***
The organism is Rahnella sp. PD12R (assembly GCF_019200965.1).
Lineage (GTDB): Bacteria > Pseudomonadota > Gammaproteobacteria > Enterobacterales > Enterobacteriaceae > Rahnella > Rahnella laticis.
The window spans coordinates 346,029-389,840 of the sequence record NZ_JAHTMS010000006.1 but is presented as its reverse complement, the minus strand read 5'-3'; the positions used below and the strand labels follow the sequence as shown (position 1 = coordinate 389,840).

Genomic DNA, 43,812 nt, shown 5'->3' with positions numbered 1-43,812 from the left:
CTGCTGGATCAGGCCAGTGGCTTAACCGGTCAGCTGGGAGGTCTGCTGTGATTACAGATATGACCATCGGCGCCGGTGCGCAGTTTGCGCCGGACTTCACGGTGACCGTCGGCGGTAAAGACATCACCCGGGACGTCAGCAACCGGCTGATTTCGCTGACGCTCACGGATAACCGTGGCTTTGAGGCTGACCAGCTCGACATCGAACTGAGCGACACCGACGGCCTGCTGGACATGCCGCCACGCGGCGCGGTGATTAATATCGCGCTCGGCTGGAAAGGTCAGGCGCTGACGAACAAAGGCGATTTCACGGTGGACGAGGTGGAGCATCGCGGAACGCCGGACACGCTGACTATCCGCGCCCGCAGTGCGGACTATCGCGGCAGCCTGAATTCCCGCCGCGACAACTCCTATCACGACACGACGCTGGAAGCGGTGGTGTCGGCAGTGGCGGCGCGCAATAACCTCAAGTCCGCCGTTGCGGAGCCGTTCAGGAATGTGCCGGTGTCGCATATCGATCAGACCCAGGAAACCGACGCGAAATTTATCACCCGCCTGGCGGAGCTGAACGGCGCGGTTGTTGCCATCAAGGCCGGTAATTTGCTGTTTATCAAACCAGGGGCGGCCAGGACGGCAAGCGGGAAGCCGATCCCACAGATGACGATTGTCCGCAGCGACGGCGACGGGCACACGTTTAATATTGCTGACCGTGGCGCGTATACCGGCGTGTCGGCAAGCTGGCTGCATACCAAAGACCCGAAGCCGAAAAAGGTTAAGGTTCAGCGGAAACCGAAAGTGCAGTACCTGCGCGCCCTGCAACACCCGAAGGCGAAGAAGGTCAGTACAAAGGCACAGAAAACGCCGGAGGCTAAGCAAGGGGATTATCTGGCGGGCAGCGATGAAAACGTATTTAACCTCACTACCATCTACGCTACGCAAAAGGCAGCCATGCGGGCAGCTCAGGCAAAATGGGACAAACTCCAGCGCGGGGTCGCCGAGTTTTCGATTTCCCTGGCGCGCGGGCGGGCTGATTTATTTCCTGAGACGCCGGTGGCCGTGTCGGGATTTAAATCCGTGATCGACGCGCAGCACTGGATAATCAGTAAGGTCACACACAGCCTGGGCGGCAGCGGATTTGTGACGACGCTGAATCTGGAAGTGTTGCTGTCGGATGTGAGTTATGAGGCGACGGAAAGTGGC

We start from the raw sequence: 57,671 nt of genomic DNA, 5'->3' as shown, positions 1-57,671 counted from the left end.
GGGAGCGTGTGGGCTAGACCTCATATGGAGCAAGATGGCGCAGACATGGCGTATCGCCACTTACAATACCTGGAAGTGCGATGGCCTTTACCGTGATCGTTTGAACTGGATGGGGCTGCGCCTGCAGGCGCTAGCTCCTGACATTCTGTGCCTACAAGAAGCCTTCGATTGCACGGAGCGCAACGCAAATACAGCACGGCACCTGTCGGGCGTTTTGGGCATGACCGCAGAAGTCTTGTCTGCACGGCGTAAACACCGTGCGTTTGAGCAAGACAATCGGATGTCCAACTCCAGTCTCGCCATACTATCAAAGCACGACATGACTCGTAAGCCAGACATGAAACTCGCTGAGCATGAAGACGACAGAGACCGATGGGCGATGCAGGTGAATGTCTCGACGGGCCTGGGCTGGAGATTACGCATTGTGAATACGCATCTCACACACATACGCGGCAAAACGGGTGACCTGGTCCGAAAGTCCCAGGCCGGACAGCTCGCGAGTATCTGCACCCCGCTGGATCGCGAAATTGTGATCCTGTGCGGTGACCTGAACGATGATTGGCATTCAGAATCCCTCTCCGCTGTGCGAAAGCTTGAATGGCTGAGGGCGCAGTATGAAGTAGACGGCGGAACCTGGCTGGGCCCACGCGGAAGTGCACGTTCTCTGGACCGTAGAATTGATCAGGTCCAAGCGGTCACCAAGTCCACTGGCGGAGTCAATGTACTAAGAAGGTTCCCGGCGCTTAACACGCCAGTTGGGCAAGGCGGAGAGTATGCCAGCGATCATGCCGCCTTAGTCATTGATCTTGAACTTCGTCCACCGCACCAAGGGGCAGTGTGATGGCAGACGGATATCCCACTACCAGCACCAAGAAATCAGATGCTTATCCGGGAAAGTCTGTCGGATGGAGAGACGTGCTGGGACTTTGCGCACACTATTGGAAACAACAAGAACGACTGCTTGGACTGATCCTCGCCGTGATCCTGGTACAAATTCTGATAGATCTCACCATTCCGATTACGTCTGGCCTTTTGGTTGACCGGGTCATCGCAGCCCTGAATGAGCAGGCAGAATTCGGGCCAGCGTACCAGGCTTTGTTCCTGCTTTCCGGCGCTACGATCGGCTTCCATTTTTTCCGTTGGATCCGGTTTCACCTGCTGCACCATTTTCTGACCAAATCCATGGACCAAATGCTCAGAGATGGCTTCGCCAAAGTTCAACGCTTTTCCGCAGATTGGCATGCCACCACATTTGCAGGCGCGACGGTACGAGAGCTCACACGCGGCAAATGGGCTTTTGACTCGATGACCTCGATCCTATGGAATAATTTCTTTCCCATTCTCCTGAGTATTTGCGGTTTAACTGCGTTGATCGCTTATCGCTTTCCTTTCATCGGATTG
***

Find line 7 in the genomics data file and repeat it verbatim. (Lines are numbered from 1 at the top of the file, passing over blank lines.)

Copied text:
GGGAGCGTGTGGGCTAGACCTCATATGGAGCAAGATGGCGCAGACATGGCGTATCGCCACTTACAATACCTGGAAGTGCGATGGCCTTTACCGTGATCGTTTGAACTGGATGGGGCTGCGCCTGCAGGCGCTAGCTCCTGACATTCTGTGCCTACAAGAAGCCTTCGATTGCACGGAGCGCAACGCAAATACAGCACGGCACCTGTCGGGCGTTTTGGGCATGACCGCAGAAGTCTTGTCTGCACGGCGTAAACACCGTGCGTTTGAGCAAGACAATCGGATGTCCAACTCCAGTCTCGCCATACTATCAAAGCACGACATGACTCGTAAGCCAGACATGAAACTCGCTGAGCATGAAGACGACAGAGACCGATGGGCGATGCAGGTGAATGTCTCGACGGGCCTGGGCTGGAGATTACGCATTGTGAATACGCATCTCACACACATACGCGGCAAAACGGGTGACCTGGTCCGAAAGTCCCAGGCCGGACAGCTCGCGAGTATCTGCACCCCGCTGGATCGCGAAATTGTGATCCTGTGCGGTGACCTGAACGATGATTGGCATTCAGAATCCCTCTCCGCTGTGCGAAAGCTTGAATGGCTGAGGGCGCAGTATGAAGTAGACGGCGGAACCTGGCTGGGCCCACGCGGAAGTGCACGTTCTCTGGACCGTAGAATTGATCAGGTCCAAGCGGTCACCAAGTCCACTGGCGGAGTCAATGTACTAAGAAGGTTCCCGGCGCTTAACACGCCAGTTGGGCAAGGCGGAGAGTATGCCAGCGATCATGCCGCCTTAGTCATTGATCTTGAACTTCGTCCACCGCACCAAGGGGCAGTGTGATGGCAGACGGATATCCCACTACCAGCACCAAGAAATCAGATGCTTATCCGGGAAAGTCTGTCGGATGGAGAGACGTGCTGGGACTTTGCGCACACTATTGGAAACAACAAGAACGACTGCTTGGACTGATCCTCGCCGTGATCCTGGTACAAATTCTGATAGATCTCACCATTCCGATTACGTCTGGCCTTTTGGTTGACCGGGTCATCGCAGCCCTGAATGAGCAGGCAGAATTCGGGCCAGCGTACCAGGCTTTGTTCCTGCTTTCCGGCGCTACGATCGGCTTCCATTTTTTCCGTTGGATCCGGTTTCACCTGCTGCACCATTTTCTGACCAAATCCATGGACCAAATGCTCAGAGATGGCTTCGCCAAAGTTCAACGCTTTTCCGCAGATTGGCATGCCACCACATTTGCAGGCGCGACGGTACGAGAGCTCACACGCGGCAAATGGGCTTTTGACTCGATGACCTCGATCCTATGGAATAATTTCTTTCCCATTCTCCTGAGTATTTGCGGTTTAACTGCGTTGATCGCTTATCGCTTTCCTTTCATCGGATTG